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Three points that kill innovation

While most of us in an organisation try to be innovative, in reality we actually kill innovation unintentionally. 
An article in lists out a few points how innovation is killed. 
The first on the list is the feasibility trap. 
While most organisations claim that they want to deliver what the customer wants, what they end up doing is what they can.
Research suggests that this the fault of managers as they get in the feasibility trap. 
Researchers found that when managers look at new ideas, they look for the most feasible ideas as their measure of desirability. Yet when customers look for new ideas, their measure of desirability is creativity.
It is not the lack of big ideas, but what happens to those ideas. 
Being feasible has also one more drawback as customers feel them to be less creative. 
Researchers note, 'In other words, creativity isn’t being seen by customers as the icing on the cake; it is the cake.'
If your investment is small, your return is bigger. Yet since your customers are looking for truly innovative ideas, and since truly innovative ideas mean 'thinking and doing different,' that means that metrics for viability are difficult to come by.
The next point which kills creativity is 'How'. This problem occurs when ideas have to be cleared by evaluators who have a 'How' mindset. 
Thinking about the purpose of the innovation or 'for what reason does it exist' helps to focus attention on what customers want, rather than how can the enterprise produce it. 
As author Simon Sinek says, 'People don’t buy what you do, they buy why you do it.'
Mueller, Loewenstein and Deal note 'concerns about feasibility make creative ideas harder for (managers) to stomach. But some managers excel at avoiding these concerns.'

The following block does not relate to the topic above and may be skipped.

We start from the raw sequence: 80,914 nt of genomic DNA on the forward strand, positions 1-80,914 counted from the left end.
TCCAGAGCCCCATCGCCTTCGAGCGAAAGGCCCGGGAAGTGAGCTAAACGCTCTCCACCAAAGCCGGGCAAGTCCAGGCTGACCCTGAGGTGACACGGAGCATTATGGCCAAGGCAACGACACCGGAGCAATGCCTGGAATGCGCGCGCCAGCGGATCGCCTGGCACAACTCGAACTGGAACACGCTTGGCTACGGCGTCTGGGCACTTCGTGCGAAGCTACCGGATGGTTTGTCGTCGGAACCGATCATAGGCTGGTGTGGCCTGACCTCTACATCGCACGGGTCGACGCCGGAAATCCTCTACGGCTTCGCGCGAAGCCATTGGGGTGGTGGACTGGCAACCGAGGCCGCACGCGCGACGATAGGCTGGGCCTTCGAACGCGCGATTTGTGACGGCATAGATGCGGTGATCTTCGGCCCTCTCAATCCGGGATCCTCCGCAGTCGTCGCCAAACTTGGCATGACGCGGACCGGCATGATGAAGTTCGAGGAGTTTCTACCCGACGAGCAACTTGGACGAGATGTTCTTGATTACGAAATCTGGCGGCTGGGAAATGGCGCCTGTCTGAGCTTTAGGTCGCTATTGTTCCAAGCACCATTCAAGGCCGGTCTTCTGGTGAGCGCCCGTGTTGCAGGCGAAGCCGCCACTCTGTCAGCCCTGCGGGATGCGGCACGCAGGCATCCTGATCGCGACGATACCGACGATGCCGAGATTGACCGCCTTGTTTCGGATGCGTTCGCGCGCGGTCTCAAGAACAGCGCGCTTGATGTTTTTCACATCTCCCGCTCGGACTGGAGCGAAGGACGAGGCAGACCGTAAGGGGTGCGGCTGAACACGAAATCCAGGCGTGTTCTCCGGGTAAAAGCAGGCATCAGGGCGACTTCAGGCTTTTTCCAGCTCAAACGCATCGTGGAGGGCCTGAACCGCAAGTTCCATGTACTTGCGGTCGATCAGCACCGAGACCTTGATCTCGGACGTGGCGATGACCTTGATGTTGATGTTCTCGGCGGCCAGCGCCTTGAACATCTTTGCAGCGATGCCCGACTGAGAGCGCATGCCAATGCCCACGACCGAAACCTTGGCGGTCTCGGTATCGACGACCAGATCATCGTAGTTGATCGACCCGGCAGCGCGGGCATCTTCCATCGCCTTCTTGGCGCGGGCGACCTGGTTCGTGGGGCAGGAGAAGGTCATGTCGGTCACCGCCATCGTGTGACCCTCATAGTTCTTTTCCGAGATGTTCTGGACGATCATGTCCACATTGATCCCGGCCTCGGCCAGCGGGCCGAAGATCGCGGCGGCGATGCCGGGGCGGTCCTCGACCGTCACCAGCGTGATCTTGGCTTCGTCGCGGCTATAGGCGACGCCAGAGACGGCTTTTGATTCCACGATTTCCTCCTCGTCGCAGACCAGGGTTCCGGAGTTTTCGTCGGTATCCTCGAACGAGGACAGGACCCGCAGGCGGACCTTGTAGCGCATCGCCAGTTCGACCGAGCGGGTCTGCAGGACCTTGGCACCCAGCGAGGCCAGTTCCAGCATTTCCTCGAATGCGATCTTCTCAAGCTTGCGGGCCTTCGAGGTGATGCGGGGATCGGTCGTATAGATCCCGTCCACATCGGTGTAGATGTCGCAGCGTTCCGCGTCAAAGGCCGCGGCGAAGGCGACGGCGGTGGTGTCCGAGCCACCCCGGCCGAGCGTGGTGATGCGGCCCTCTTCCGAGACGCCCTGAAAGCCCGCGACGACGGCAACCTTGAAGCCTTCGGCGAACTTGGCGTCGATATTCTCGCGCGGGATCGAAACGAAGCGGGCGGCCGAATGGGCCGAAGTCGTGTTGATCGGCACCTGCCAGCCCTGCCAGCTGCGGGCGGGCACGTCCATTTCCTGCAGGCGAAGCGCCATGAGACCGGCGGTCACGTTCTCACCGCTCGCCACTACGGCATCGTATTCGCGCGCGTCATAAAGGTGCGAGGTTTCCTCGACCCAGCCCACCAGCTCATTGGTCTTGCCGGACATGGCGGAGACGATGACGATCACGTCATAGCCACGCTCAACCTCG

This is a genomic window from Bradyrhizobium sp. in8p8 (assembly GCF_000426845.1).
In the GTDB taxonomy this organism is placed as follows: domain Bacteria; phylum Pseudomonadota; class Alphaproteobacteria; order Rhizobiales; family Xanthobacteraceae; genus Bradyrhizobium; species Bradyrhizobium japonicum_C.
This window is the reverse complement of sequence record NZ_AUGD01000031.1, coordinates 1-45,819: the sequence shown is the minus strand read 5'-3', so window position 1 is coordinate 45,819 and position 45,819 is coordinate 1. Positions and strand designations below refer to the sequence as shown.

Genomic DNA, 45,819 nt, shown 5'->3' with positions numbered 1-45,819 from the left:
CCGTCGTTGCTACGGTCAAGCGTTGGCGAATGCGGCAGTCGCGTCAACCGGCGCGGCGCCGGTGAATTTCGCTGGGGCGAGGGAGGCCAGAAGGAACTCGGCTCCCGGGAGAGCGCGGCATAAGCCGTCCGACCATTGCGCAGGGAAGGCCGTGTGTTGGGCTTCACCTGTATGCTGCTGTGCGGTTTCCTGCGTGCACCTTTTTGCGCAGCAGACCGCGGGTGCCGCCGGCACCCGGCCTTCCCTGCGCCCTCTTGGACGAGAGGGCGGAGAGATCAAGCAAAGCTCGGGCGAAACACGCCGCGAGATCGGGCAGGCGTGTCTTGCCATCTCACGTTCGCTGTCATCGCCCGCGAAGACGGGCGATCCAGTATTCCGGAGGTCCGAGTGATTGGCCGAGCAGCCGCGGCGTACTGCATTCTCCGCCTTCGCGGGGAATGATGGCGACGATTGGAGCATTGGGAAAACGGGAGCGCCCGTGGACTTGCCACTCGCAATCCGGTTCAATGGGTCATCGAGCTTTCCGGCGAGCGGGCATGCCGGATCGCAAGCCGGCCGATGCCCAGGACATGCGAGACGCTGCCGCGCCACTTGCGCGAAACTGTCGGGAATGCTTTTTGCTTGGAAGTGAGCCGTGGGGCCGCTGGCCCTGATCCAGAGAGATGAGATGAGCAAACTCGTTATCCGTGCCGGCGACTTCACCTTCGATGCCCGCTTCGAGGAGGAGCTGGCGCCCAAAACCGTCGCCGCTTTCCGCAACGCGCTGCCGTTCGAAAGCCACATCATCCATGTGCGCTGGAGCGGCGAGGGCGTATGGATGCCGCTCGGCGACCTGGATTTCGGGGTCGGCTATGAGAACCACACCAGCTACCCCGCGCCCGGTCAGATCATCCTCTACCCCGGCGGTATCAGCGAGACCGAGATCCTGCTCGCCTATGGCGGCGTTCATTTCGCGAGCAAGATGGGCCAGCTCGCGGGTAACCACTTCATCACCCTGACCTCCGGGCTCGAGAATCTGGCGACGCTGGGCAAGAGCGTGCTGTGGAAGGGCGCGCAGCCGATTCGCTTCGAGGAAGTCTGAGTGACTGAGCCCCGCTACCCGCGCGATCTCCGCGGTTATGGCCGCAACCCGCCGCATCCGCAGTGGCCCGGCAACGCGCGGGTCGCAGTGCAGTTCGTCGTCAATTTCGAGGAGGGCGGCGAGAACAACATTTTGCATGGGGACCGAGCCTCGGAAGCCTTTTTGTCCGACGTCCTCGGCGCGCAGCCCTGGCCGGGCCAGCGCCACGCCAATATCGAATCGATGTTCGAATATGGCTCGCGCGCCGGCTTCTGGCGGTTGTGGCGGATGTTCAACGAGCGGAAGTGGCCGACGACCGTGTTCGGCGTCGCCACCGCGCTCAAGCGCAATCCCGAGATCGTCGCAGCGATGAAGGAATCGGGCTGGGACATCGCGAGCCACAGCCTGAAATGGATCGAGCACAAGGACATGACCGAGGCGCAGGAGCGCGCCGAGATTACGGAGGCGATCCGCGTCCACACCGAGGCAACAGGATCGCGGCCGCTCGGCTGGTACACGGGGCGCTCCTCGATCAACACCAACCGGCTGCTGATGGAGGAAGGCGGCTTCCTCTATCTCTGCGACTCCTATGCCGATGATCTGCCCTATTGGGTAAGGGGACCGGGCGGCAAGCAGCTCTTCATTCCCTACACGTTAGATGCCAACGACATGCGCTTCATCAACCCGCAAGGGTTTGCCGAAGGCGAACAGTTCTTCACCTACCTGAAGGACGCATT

Research suggests an inverse relationship between feasibility and creativity, and since for customers, creativity predicts desirability, the challenge for managers is to look for ideas that are first creative, and then shift the focus to how to make them work. 
The mindset of 'how' limits innovation, so instead of thinking about 'how', first create the wild idea and then think how to make it work.
The third point obstructing creativity is what people to be an creative idea.
A person’s culture, mindset, role, and personality all affect the very cues people use to determine what is creative.
What’s creative to you is different than what is creative to me, if we work in different groups or come from a different perspective.
'From a process point of view, that means all decision-makers need to be working from a common set of evaluation criteria. Managers need to be explicit about how an idea will be evaluated, what metrics will be used, and how committed the organisation is to creating core, adjacent, or transformational innovation,' the researchers say. 
The possible solution is to come to an agreement as to what an desirable innovation is. 
The researchers note that, 'Managers need to be aware of the differences in perception by people in different groups. They also need to be aware that some environments may put people in mindsets which make certain cues more salient and important.'